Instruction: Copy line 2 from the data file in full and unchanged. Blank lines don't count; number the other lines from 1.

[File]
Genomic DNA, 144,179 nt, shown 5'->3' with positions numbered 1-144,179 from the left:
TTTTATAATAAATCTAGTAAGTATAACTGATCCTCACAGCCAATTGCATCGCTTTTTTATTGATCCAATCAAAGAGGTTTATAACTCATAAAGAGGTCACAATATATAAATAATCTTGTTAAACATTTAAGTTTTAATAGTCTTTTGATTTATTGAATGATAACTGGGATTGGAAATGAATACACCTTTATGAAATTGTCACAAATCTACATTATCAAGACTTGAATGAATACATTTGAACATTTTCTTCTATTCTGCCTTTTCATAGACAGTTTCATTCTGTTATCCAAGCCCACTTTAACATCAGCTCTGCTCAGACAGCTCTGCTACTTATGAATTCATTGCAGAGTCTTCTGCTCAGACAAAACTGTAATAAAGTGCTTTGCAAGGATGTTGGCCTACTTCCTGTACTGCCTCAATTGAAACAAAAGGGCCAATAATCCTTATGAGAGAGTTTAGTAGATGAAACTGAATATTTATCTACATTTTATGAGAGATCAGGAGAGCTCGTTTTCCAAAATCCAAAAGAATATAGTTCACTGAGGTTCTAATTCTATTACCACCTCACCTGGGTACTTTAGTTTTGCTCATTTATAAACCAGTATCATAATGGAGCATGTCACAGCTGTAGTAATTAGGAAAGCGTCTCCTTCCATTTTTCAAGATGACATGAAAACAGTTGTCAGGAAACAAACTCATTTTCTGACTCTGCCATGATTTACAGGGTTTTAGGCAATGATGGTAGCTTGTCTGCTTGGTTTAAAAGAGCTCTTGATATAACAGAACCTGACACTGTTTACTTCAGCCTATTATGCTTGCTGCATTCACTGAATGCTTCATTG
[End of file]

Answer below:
TTTTATAATAAATCTAGTAAGTATAACTGATCCTCACAGCCAATTGCATCGCTTTTTTATTGATCCAATCAAAGAGGTTTATAACTCATAAAGAGGTCACAATATATAAATAATCTTGTTAAACATTTAAGTTTTAATAGTCTTTTGATTTATTGAATGATAACTGGGATTGGAAATGAATACACCTTTATGAAATTGTCACAAATCTACATTATCAAGACTTGAATGAATACATTTGAACATTTTCTTCTATTCTGCCTTTTCATAGACAGTTTCATTCTGTTATCCAAGCCCACTTTAACATCAGCTCTGCTCAGACAGCTCTGCTACTTATGAATTCATTGCAGAGTCTTCTGCTCAGACAAAACTGTAATAAAGTGCTTTGCAAGGATGTTGGCCTACTTCCTGTACTGCCTCAATTGAAACAAAAGGGCCAATAATCCTTATGAGAGAGTTTAGTAGATGAAACTGAATATTTATCTACATTTTATGAGAGATCAGGAGAGCTCGTTTTCCAAAATCCAAAAGAATATAGTTCACTGAGGTTCTAATTCTATTACCACCTCACCTGGGTACTTTAGTTTTGCTCATTTATAAACCAGTATCATAATGGAGCATGTCACAGCTGTAGTAATTAGGAAAGCGTCTCCTTCCATTTTTCAAGATGACATGAAAACAGTTGTCAGGAAACAAACTCATTTTCTGACTCTGCCATGATTTACAGGGTTTTAGGCAATGATGGTAGCTTGTCTGCTTGGTTTAAAAGAGCTCTTGATATAACAGAACCTGACACTGTTTACTTCAGCCTATTATGCTTGCTGCATTCACTGAATGCTTCATTG